Don’t Launch a New Business Venture Without a Trial Run

Don’t Launch a New Business Venture Without a Trial Run

It’s not uncommon for Los Angeles and Southern California business owners and entrepreneurs to come up with great ideas for launching new businesses. After all, if someone has the intelligence, initiative and persistence required to start one successful business, there’s a good chance they can probably start another one if all the pieces fall into place.

Unfortunately, many entrepreneurs make the mistake of falling in love with their new business idea and then plunging head-first into launching the business — without first taking the time to adequately vet their idea. This is true of both veteran and first-time entrepreneurs. Often, the result is a lot of wasted time and money on a new business concept that wasn’t as brilliant as it seemed to be at first. Or, they are able to launch the business and get it off the ground, but it never gains the traction needed for permanent, long-term success.

Test Your Idea First

The good news is that there are inexpensive ways to test out a new business idea on a small scale and gather critical intelligence about the product, industry, target market and future viability of the concept before committing significant amounts of time and money to the venture. For example:

1. Conduct informal market research. There are lots of ways to conduct market research without hiring an expensive research firm. Start by just asking people throughout the course of your normal daily interactions what they think of your idea. This can be while you’re standing in line at the grocery store or coffee shop, or at business networking meetings and events. Remember, it’s informal research, so try to make the conversations as casual as you can. But take careful mental notes, and jot them down as soon as you can.

Another way to conduct informal market research is to build a simple, no-frills website. Even if you’re not very tech savvy, you can probably do it yourself using a program like Wordpress, Ektron or Kentico. Or you can hire someone to build a simple site very inexpensively. Be sure to include a response mechanism so you can gather feedback from site visitors about the business concept and the products or services you plan on selling.

Still another idea is to gather intelligence via email. Collect as many email addresses of prospective customers as you can by researching industry-specific sources like magazines and websites, and then carefully craft a message that solicits their input on your idea. It might be a good idea to hire a professional copywriter to craft this email, as you want to make sure it’s worded properly while conveying the highest sense of professionalism in this communication.

2. Start out small. There’s no rule that says you have to launch a new business venture at full capacity. This is especially true if yours is a manufacturing business, given the cost of ramping up full manufacturing operations to produce and distribute a new product. It may make sense to have the initial phase outsourced before you commit to a facility, employees and inventory.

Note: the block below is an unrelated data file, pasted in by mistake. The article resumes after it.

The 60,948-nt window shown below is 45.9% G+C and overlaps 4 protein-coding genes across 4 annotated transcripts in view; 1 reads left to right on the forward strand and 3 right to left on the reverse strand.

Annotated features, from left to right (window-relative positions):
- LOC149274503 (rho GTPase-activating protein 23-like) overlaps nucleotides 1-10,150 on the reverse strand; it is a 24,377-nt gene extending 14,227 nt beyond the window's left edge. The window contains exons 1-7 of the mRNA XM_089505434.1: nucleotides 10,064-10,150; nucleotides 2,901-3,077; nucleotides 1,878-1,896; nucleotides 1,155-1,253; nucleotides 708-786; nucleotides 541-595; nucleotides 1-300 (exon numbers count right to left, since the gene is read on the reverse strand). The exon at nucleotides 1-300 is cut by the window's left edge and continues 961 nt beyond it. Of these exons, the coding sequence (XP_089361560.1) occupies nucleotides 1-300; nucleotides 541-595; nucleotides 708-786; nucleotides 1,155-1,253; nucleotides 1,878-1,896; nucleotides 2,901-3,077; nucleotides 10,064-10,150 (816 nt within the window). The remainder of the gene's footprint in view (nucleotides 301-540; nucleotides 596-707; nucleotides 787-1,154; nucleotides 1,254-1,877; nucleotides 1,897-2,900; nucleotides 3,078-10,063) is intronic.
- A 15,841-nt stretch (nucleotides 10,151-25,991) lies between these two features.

By starting out with a small quantity, you can derive valuable intelligence about the product itself, various price points, customers’ buying patterns (for example, online vs. a bricks-and-mortar retail store) and motivations for buying, and the competitive environment, among other factors.

3. Refine your idea and your pitch. Based on the intelligence you gather in these first two steps, you can make adjustments and tweaks to your business idea and your products and services before a full-scale business launch. Or, you might decide after these steps that the business idea simply isn’t feasible and pull the plug on it. If so, that’s OK — you will have spent far less time and money on the idea than if you had performed a full-scale launch from the beginning.

Moving Forward With Your Idea

If you do decide that your business idea has legs, then it’s time to start moving forward with a full-scale launch. It might be wise to consider hiring an outsourced CFO services provider to help you with the following steps:

§  Determining the appropriate entity structure.

§  Planning your manufacturing and distribution strategies, based on the intelligence you gathered during   your trial stage.

§  Setting realistic timetables for start-up, production, procurement, delivery, hiring, etc.

§  Constructing a pricing model and making financial projections.

§  Lining up financing (either debt or equity).

§  Establishing internal policies and procedures so you can set up the proper internal controls and best practices.

§  Building the right kind of accounting and financial systems for your type of operations.

Concluding Thoughts

Many executives have great ideas for new businesses, but often they fall in love with their new idea and plunge into it head-first without taking the time to adequately vet their idea first. There are inexpensive ways to test out a new business idea on a small scale and gather critical intelligence before committing significant amounts of time and money to the venture. An outsourced CFO services provider can help you with this vetting process, and with the steps you’ll need to follow if you decide to move forward with a full-scale launch of your new business.

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